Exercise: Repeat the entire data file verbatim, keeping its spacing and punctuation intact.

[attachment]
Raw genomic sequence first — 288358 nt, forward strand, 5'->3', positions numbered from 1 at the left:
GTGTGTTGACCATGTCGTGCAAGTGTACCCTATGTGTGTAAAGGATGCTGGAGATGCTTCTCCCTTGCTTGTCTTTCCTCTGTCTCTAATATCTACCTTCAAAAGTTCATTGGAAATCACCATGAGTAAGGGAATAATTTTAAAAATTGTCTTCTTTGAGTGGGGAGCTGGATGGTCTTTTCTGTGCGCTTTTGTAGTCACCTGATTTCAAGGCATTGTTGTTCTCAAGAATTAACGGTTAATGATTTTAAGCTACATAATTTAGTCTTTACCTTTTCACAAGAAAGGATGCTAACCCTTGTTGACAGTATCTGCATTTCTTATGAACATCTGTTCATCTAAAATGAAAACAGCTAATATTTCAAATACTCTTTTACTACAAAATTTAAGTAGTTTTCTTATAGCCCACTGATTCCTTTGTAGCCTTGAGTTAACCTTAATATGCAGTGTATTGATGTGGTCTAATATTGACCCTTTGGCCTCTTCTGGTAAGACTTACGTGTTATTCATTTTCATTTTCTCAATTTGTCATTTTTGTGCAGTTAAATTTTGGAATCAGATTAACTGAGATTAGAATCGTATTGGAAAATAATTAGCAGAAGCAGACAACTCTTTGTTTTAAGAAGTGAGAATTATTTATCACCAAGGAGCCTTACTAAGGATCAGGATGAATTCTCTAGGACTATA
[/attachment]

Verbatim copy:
Raw genomic sequence first — 288358 nt, forward strand, 5'->3', positions numbered from 1 at the left:
GTGTGTTGACCATGTCGTGCAAGTGTACCCTATGTGTGTAAAGGATGCTGGAGATGCTTCTCCCTTGCTTGTCTTTCCTCTGTCTCTAATATCTACCTTCAAAAGTTCATTGGAAATCACCATGAGTAAGGGAATAATTTTAAAAATTGTCTTCTTTGAGTGGGGAGCTGGATGGTCTTTTCTGTGCGCTTTTGTAGTCACCTGATTTCAAGGCATTGTTGTTCTCAAGAATTAACGGTTAATGATTTTAAGCTACATAATTTAGTCTTTACCTTTTCACAAGAAAGGATGCTAACCCTTGTTGACAGTATCTGCATTTCTTATGAACATCTGTTCATCTAAAATGAAAACAGCTAATATTTCAAATACTCTTTTACTACAAAATTTAAGTAGTTTTCTTATAGCCCACTGATTCCTTTGTAGCCTTGAGTTAACCTTAATATGCAGTGTATTGATGTGGTCTAATATTGACCCTTTGGCCTCTTCTGGTAAGACTTACGTGTTATTCATTTTCATTTTCTCAATTTGTCATTTTTGTGCAGTTAAATTTTGGAATCAGATTAACTGAGATTAGAATCGTATTGGAAAATAATTAGCAGAAGCAGACAACTCTTTGTTTTAAGAAGTGAGAATTATTTATCACCAAGGAGCCTTACTAAGGATCAGGATGAATTCTCTAGGACTATA